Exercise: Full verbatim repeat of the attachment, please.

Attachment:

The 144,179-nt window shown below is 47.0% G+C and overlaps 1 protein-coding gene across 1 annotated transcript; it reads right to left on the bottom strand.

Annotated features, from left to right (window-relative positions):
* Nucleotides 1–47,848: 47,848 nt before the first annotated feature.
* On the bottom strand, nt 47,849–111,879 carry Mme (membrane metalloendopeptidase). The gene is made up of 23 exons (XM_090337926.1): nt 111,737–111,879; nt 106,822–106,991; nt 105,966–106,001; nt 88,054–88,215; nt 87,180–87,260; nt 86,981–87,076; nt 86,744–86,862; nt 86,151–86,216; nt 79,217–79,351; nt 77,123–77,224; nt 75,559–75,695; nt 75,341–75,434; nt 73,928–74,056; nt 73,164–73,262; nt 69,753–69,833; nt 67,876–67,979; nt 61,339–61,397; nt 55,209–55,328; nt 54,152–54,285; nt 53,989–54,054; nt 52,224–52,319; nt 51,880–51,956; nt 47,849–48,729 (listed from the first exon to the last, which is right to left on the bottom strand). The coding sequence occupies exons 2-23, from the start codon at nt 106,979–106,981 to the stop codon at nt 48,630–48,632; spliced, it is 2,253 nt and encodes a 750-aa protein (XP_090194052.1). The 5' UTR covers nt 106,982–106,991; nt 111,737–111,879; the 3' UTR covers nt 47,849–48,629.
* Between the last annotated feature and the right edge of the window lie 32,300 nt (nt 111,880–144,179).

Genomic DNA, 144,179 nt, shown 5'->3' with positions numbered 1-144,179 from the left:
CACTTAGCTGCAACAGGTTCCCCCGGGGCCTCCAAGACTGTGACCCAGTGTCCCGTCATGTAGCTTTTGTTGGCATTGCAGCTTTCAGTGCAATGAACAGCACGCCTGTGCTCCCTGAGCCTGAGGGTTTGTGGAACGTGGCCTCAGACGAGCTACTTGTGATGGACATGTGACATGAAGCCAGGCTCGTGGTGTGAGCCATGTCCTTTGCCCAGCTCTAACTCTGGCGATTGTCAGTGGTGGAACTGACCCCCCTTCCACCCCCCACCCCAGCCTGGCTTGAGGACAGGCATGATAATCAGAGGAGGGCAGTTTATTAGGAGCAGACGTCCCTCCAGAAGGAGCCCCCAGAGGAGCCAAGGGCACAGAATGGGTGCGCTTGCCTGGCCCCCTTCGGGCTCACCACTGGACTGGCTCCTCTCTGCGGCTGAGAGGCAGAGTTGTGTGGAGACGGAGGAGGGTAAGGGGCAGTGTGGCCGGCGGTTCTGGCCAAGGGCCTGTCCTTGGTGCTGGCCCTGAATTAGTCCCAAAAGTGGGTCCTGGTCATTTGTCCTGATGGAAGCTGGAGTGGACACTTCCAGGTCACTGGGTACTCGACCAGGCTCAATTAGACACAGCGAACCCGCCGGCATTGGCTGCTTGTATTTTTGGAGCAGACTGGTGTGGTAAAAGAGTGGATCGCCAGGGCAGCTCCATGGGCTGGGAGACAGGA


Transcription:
The 144,179-nt window shown below is 47.0% G+C and overlaps 1 protein-coding gene across 1 annotated transcript; it reads right to left on the bottom strand.

Annotated features, from left to right (window-relative positions):
* Nucleotides 1–47,848: 47,848 nt before the first annotated feature.
* On the bottom strand, nt 47,849–111,879 carry Mme (membrane metalloendopeptidase). The gene is made up of 23 exons (XM_090337926.1): nt 111,737–111,879; nt 106,822–106,991; nt 105,966–106,001; nt 88,054–88,215; nt 87,180–87,260; nt 86,981–87,076; nt 86,744–86,862; nt 86,151–86,216; nt 79,217–79,351; nt 77,123–77,224; nt 75,559–75,695; nt 75,341–75,434; nt 73,928–74,056; nt 73,164–73,262; nt 69,753–69,833; nt 67,876–67,979; nt 61,339–61,397; nt 55,209–55,328; nt 54,152–54,285; nt 53,989–54,054; nt 52,224–52,319; nt 51,880–51,956; nt 47,849–48,729 (listed from the first exon to the last, which is right to left on the bottom strand). The coding sequence occupies exons 2-23, from the start codon at nt 106,979–106,981 to the stop codon at nt 48,630–48,632; spliced, it is 2,253 nt and encodes a 750-aa protein (XP_090194052.1). The 5' UTR covers nt 106,982–106,991; nt 111,737–111,879; the 3' UTR covers nt 47,849–48,629.
* Between the last annotated feature and the right edge of the window lie 32,300 nt (nt 111,880–144,179).

Genomic DNA, 144,179 nt, shown 5'->3' with positions numbered 1-144,179 from the left:
CACTTAGCTGCAACAGGTTCCCCCGGGGCCTCCAAGACTGTGACCCAGTGTCCCGTCATGTAGCTTTTGTTGGCATTGCAGCTTTCAGTGCAATGAACAGCACGCCTGTGCTCCCTGAGCCTGAGGGTTTGTGGAACGTGGCCTCAGACGAGCTACTTGTGATGGACATGTGACATGAAGCCAGGCTCGTGGTGTGAGCCATGTCCTTTGCCCAGCTCTAACTCTGGCGATTGTCAGTGGTGGAACTGACCCCCCTTCCACCCCCCACCCCAGCCTGGCTTGAGGACAGGCATGATAATCAGAGGAGGGCAGTTTATTAGGAGCAGACGTCCCTCCAGAAGGAGCCCCCAGAGGAGCCAAGGGCACAGAATGGGTGCGCTTGCCTGGCCCCCTTCGGGCTCACCACTGGACTGGCTCCTCTCTGCGGCTGAGAGGCAGAGTTGTGTGGAGACGGAGGAGGGTAAGGGGCAGTGTGGCCGGCGGTTCTGGCCAAGGGCCTGTCCTTGGTGCTGGCCCTGAATTAGTCCCAAAAGTGGGTCCTGGTCATTTGTCCTGATGGAAGCTGGAGTGGACACTTCCAGGTCACTGGGTACTCGACCAGGCTCAATTAGACACAGCGAACCCGCCGGCATTGGCTGCTTGTATTTTTGGAGCAGACTGGTGTGGTAAAAGAGTGGATCGCCAGGGCAGCTCCATGGGCTGGGAGACAGGA